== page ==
The man who started it all and really brought Performance Enhancing Drugs (PED’s) to the baseball scene in the late 1980’s was Oakland Athletics outfielder, Jose Canseco.  Once Canseco starting showing his teammates how influential these drugs were to their performance through his own personal achievements it wasn’t long before a large amount of players were using PEDs. Canseco states in his book, Juiced: Wild Times, Rampant 'Roids, Smash Hits, and How Baseball Got Big that, “About 85% of Major Leaguers have used it” (Canseco).  The MLB rarely, if at all tested for steroids during this time of the “Steroids Era” and if they did there was no penalty for testing positive.  At the time it was virtually a win win for the players, they could juice up, exceed the stats they could only dream about, and never get in trouble during the process.  Performance Enhancing Drugs became an epidemic in the world of baseball, but not only was it enhancing players performance, it was enhancing every aspect of revenue a ball club could ever imagine.  The Record books were once again open and ready for business.  Athletes such as Barry Bonds, Jose Canseco, Mark McGuire, and so forth were smashing homeruns and going up on the charts little by little for the all time homerun record holder, Hank Aaron.  This excitement on the field attracted more fans through these steroid years than baseball had ever seen, and when there are fans there is money, and when there is money there is no concern.  The Major League of Baseball had been oblivious to the illegal use of Steroids over the years.  Until 2002 there were no penalties for testing positive for PEDs.  The new rules stated, “A first time offense would only result in treatment for the player” (Baseball-Almanac).  Not one player was sentenced to any suspensions for this crime, until the Bay Area Laboratory Cooperative (BALCO) steroid scandal came to light, and brought out many of the All-Stars of the MLB to the top of the list.  Victor Cante the founder of BALCO was a god to the sports world.  He was the guy that not only supplied athletes with their steroids, but also had ways to cheat the tests so they could come up clean.  Testing companies such as the World Anti-Doping Agency (WADA) and the U.S Anti Doping-Agency (USADA) are always trying to improve the efficiency of the tests to make cheating near impossible if not totally full proof, but as those agencies are working to stop the cheaters workers at BALCO labs are finding ways once again come up with a new way to slide by the new and improved tests on the market (Quinn).  So in 2005 The MLB created a new testing policy that was accepted by the players and owners that said, “The first positive test will result in a suspension of up to ten days. The second positive test will result in a suspension of thirty days. The third positive test will result in a suspension of sixty days. The fourth positive test will result in a suspension of one full year. Finally, the fifth positive test will result in a penalty at the discretion of the Commissioner of Major League Baseball. Players will be tested at least once per year, with a chance that several players can be tested numerous times per year” (Baseball-Almanac).  That wasn’t the last adjustment Bud Selig, the Commissioner of the Major League of Baseball, was going to make to the steroid testing policy.  On December 13, 2007, Greg Mitchell, an investigator who was appointed by Bud Selig in 2006 to investigate the use of Performance Enhancing Drugs in the MLB, presented a 409 page report to Selig showing his investigation and revealing 89 alleged players who used steroids during their career (Healey).  Once Bud Selig had been shown the report, his 3rd written drug testing policy came in to play which was known as the “Three strikes and you’re out approach” (Verhaeghe).  This final policy stated that, “The first positive test would result in a fifty game suspension. The second positive test would result in a one-hundred game suspension. Finally, the third positive test would result in a lifetime suspension from Major League Baseball” (Baseball Almanac).  Bud Selig and the rest of the administration inside of the Major League of Baseball had finally seen the light, and properly taken action on how to cut down the use of Performance Enhancing Drugs throughout the MLB.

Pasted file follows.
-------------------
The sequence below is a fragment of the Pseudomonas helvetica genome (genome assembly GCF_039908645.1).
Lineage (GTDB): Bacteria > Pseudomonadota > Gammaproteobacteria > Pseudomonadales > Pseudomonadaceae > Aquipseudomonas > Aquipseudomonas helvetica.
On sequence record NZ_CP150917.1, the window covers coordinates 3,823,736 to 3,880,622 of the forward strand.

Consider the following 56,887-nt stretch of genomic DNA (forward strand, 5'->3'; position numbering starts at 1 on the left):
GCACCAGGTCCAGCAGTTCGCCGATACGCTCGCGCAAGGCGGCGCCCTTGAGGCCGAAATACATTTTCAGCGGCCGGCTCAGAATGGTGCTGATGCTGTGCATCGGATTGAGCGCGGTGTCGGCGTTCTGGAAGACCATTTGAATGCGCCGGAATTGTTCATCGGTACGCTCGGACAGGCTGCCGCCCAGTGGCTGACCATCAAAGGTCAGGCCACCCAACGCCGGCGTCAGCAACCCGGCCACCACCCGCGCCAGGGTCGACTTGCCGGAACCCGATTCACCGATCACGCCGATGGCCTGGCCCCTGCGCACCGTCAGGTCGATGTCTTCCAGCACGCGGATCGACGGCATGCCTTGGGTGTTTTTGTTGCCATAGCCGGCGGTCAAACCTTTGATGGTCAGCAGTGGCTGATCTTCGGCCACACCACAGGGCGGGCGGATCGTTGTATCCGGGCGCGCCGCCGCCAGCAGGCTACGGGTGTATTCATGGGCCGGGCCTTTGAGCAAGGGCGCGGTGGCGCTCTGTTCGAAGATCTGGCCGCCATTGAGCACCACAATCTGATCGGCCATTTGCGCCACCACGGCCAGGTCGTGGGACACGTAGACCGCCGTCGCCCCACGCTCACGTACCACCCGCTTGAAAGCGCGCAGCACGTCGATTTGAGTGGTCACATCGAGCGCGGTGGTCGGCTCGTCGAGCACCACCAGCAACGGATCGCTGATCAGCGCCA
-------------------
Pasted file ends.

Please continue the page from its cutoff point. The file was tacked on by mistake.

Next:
Join now!

        Once the “Mitchell Report” was released many super stars and role models for fans all around the world were printed in black under the category of the illegal use of steroids throughout their career.  The most popular player named in the Mitchell Report due to his court and trial issues would have to be 7 time Cy Young winner, Roger Clemens.  Once he saw that his name had been brought to light in the report he went to Capitol Hill to clear his name off the list that he felt he didn’t need to be on.  Little did he know ...

This is a preview of the whole essay